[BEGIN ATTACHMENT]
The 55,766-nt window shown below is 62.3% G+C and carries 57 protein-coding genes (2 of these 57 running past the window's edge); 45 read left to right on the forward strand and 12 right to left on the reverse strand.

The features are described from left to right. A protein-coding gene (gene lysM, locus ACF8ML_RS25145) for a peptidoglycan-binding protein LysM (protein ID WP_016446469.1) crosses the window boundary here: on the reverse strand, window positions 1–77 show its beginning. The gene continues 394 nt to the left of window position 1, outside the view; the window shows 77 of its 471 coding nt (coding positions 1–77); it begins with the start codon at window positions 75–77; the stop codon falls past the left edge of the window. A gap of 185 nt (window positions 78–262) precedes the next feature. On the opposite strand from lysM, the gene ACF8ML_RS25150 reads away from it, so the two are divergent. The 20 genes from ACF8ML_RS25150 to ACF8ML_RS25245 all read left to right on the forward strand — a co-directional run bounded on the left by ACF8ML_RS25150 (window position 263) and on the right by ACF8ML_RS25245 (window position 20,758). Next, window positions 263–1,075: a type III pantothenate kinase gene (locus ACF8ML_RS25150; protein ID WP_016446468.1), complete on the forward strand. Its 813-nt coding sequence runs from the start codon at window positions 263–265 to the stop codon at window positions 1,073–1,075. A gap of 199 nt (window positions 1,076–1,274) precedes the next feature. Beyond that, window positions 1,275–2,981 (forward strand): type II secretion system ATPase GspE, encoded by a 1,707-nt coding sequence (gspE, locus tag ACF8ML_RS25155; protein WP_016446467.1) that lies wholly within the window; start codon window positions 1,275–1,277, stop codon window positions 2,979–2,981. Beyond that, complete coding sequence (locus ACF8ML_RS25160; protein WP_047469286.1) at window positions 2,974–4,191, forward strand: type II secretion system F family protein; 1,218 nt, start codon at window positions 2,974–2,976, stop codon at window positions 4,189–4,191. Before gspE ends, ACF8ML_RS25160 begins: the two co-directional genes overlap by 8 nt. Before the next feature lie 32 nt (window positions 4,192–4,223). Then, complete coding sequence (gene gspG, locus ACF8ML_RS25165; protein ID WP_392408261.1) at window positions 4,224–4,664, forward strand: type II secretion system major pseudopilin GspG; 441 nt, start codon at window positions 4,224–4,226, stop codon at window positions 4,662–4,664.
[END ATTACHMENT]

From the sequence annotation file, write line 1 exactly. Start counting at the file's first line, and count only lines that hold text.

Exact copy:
The 55,766-nt window shown below is 62.3% G+C and carries 57 protein-coding genes (2 of these 57 running past the window's edge); 45 read left to right on the forward strand and 12 right to left on the reverse strand.